Itchy, Red or Purple Bumps From the Cold? Chilblains Could Be the Culprit
Chilblains is a lesser-known kind of skin inflammation cause by an abnormal response by the blood vessels in cold or damp conditions. A vascular medicine specialist explains.
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But there’s another, lesser-known cold-weather ailment to be aware of: pernio.
Pernio, more commonly known as chilblains, is a kind of skin inflammation caused by an abnormal response by the blood vessels after exposure to cold and damp conditions.
Chilblains appear as itchy, inflamed bumps on the skin – usually on the extremities, such as the fingertips or the toes. Less commonly they can affect the nose and ears. They can appear a few hours after exposure to cold weather.
“These tend to be reddish or purple-blue skin lesions, and they cause intense itching or burning pain,” says vascular medicine specialist John R. Bartholomew, MD.
In extreme cases, the bumps can blister and ulcerate.
Young women and children are most likely to get chilblains, but anyone who spends time outside in conditions that are cold and damp is at risk.
When you’re exposed to cold, the blood vessels and arteries that are close to your skin tighten to conserve heat. When you return to a normal temperature, they expand. Chilblains are thought to be caused by inflammation resulting from that process.
The itchy bumps that arise can last anywhere from a few weeks to all winter. Dr. Bartholomew says that for some people, they return each year in late fall or early winter.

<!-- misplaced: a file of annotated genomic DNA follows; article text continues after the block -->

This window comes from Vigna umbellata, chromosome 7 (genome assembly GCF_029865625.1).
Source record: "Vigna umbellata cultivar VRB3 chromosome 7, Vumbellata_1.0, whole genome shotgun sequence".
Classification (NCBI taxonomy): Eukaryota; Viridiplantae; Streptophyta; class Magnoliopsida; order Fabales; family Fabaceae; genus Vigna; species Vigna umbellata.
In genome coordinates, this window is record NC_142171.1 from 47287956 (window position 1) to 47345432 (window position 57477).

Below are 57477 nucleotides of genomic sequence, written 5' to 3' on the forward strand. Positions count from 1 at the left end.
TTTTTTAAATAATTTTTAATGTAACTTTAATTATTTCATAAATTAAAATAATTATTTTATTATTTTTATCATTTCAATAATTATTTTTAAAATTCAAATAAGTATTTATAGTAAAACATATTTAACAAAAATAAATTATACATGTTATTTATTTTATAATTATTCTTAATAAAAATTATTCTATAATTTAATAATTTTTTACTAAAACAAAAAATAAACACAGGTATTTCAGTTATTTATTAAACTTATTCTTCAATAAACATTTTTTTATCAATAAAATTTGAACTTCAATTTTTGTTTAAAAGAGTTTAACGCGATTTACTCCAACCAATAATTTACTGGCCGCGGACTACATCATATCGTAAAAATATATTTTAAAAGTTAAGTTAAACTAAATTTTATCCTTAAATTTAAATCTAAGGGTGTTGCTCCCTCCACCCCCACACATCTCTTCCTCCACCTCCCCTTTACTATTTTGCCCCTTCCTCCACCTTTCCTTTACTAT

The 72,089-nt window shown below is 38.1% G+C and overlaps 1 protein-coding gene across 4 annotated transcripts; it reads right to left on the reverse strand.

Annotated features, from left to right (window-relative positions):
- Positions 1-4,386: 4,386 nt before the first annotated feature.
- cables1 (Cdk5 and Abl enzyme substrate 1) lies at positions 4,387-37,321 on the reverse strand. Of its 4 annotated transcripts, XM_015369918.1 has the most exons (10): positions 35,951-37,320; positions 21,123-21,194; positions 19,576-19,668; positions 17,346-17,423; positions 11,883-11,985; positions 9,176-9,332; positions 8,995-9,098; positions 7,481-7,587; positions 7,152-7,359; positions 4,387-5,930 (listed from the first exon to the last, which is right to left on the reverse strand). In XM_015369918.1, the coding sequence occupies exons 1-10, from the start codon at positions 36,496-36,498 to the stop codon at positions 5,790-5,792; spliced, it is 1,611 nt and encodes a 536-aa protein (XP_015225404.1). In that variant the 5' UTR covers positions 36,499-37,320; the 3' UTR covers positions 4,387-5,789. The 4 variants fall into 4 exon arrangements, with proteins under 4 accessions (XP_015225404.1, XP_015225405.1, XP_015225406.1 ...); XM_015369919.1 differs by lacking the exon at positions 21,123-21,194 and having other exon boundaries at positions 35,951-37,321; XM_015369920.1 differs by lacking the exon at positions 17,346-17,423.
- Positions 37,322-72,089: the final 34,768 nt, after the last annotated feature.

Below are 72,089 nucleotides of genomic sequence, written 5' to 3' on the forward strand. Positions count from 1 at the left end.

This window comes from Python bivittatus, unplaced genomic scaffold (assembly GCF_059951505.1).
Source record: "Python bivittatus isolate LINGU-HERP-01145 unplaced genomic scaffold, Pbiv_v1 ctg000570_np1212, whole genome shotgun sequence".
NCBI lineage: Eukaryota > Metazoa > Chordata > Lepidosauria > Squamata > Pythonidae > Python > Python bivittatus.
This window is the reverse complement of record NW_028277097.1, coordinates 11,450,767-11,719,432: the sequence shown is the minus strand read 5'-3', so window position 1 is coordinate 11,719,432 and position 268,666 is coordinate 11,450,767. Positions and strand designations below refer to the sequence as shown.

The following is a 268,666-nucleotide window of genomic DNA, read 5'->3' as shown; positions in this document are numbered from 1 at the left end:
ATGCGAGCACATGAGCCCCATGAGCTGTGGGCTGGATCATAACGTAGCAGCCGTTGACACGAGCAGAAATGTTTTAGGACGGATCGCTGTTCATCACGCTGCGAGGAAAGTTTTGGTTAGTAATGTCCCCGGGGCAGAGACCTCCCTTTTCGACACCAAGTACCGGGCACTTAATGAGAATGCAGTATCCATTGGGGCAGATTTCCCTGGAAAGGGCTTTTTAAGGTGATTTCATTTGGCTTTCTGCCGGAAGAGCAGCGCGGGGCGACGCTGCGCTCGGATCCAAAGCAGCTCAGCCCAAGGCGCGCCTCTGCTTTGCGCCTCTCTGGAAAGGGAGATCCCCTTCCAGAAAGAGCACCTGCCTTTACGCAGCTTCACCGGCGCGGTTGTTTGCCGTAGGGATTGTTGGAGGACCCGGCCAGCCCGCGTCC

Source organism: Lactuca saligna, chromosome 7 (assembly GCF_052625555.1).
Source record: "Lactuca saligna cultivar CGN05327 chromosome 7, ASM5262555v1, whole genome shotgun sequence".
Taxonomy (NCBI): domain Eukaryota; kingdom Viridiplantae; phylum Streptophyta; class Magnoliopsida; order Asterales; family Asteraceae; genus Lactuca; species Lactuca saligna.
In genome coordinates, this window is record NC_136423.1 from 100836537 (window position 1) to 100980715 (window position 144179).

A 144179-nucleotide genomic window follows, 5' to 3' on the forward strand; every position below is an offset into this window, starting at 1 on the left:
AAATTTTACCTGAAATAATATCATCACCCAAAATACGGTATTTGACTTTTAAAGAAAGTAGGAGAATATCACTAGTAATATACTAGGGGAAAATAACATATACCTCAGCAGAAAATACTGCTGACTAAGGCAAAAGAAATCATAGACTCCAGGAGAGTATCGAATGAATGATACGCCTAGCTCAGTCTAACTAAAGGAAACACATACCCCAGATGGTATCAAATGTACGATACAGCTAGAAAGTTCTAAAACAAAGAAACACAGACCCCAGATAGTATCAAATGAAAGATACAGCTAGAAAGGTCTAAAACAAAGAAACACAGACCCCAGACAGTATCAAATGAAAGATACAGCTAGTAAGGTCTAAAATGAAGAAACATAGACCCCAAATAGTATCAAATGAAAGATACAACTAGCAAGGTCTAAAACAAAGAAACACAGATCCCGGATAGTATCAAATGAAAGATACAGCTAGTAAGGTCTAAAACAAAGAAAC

Although they’ll usually go away without causing permanent injury, Dr. Bartholomew still recommends that anyone who suspects they might have chilblains see a doctor. Sometimes, they are a manifestation of an underlying disorder such as lupus. Your doctor can order blood tests to rule out possible associated conditions.
Doctors can also prescribe an ointment to apply to the skin or an oral medication to help.
Of course, though, the best course of action is to take precautions to prevent chilblains in the first place. That means protecting your body from the cold by wearing appropriate outerwear.
And, it’s important to remember that dressing warm doesn’t just mean thick socks, boots and gloves. “If you don’t wear a hat or a scarf, you’re going to lose heat from that part of your body, which can cause you to get vasoconstriction in other parts of your body where you don’t want it,” Dr. Bartholomew explains.
Also be mindful of keeping your hands and feet dry. “It doesn’t have to be an extremely cold temperature – dampness can be a problem as well,” Dr. he says. “Some people sweat in their socks, so they may need to change their socks if they get damp.”